Welcome to Bookmarker!

This is a personal project by @dellsystem. I built this to help me retain information from the books I'm reading. Currently can only be used by a single user (myself), but I plan to extend it to support multiple users eventually.

Source code on GitHub (MIT license).

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terms
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notes

I LOVED this essay. about the process of reading a novel and two very different approaches to it: Roland Barthes's authorial death sentence and the New Criticism school (Kristeva, Foucault, Derrida), vs Nabokov's view that the author is God. this essay is about finding a balance between the two, because if you go the Barthes route indiscriminately you end up with silly, anachronistic, college-freshman readings that offer little value to anyone. great essay that makes me want to read both Barthes and Nabokov.

Smith, Z. (2009). Rereading Barthes and Nabokov. In Smith, Z. Changing My Mind: Occasional Essays. The Penguin Press HC, pp. 42-57

43

The novels we know best have an architecture. Not only a door going in and another leading out, but rooms, hallways, stairs, little gardens front and back, trapdoors, hidden passageways, et cetera. It's a fortunate rereader who knows half a dozen novels this way in their lifetime. I know one, Pnin, having read it half a dozen times. When you enter a beloved novel many times, you can come to feel that you possess it, that nobody else has ever lived there. You try not to notice the party of impatient tourists trooping through the kitchen (Pnin a minor scenic attraction en route to the canyon Lolita), or that shuffling academic army, moving in perfect phalanx, as they stalk a squirrel around the backyard (or a series of squirrels, depending on their methodology). Even the architect's claim on his creation seems secondary to your wonderful way of living in it.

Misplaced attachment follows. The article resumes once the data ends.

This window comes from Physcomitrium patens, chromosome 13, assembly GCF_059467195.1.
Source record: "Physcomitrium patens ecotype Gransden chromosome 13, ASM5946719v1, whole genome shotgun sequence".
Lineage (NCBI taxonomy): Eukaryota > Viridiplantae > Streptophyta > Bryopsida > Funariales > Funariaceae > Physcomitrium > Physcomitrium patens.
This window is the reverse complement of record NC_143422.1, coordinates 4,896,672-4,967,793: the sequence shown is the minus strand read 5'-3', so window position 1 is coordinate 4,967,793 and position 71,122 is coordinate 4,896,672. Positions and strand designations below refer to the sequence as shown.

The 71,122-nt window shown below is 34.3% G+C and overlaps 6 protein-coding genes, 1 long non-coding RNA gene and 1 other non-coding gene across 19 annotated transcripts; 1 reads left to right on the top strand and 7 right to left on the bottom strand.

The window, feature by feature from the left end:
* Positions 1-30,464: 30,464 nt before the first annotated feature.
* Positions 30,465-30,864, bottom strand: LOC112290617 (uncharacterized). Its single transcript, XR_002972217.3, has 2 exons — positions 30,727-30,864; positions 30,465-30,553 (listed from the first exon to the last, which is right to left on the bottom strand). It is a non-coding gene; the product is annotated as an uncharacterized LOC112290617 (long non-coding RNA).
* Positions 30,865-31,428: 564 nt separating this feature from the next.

such a good opening paragraph, my god

—p.43 by Zadie Smith 1 year, 10 months ago

The novels we know best have an architecture. Not only a door going in and another leading out, but rooms, hallways, stairs, little gardens front and back, trapdoors, hidden passageways, et cetera. It's a fortunate rereader who knows half a dozen novels this way in their lifetime. I know one, Pnin, having read it half a dozen times. When you enter a beloved novel many times, you can come to feel that you possess it, that nobody else has ever lived there. You try not to notice the party of impatient tourists trooping through the kitchen (Pnin a minor scenic attraction en route to the canyon Lolita), or that shuffling academic army, moving in perfect phalanx, as they stalk a squirrel around the backyard (or a series of squirrels, depending on their methodology). Even the architect's claim on his creation seems secondary to your wonderful way of living in it.

such a good opening paragraph, my god

—p.43 by Zadie Smith 1 year, 10 months ago

physical or intellectual pleasure, delight, or ecstasy; the concept featured heavily in the psychoanalysis of Jacques Lacan's and was expanded on by Roland Barthes for literary theory, to contrast with mere "pleasure" derived from reading texts that don't challenge the reader as a subject. can also refer to pleasure that devolves into pain

44

both equally concerned with jouissance, with literary bliss

on Barthes and Nabokov

—p.44 by Zadie Smith
notable
1 year, 10 months ago

both equally concerned with jouissance, with literary bliss

on Barthes and Nabokov

—p.44 by Zadie Smith
notable
1 year, 10 months ago

(adjective) marked by a tendency in favor of a particular point of view; biased

46

criticism's tendentious politics

—p.46 by Zadie Smith
strange
1 year, 10 months ago

criticism's tendentious politics

—p.46 by Zadie Smith
strange
1 year, 10 months ago

(noun) construction (as of a sculpture or a structure of ideas) achieved by using whatever comes to hand / (noun) something constructed in this way

46

To Nabokov, an author was more than a bricolage artiste, more than a recombiner of older materials.

—p.46 by Zadie Smith
uncertain
1 year, 10 months ago

To Nabokov, an author was more than a bricolage artiste, more than a recombiner of older materials.

—p.46 by Zadie Smith
uncertain
1 year, 10 months ago

(adjective) grotesque bizarre / characterized by clownish extravagance or absurdity / whimsically gay; frolicsome

46

antic, decentered, many-voiced, perverse

describing Barthes' theory of the text. never seen it used as an adjective before

—p.46 by Zadie Smith
strange
1 year, 10 months ago

antic, decentered, many-voiced, perverse

describing Barthes' theory of the text. never seen it used as an adjective before

—p.46 by Zadie Smith
strange
1 year, 10 months ago

(adjective) having exceptional power, authority, or influence / (adjective) exceeding others in power

48

Barthes' portrait of the prepotent reader

—p.48 by Zadie Smith
uncertain
1 year, 10 months ago

Barthes' portrait of the prepotent reader

—p.48 by Zadie Smith
uncertain
1 year, 10 months ago
49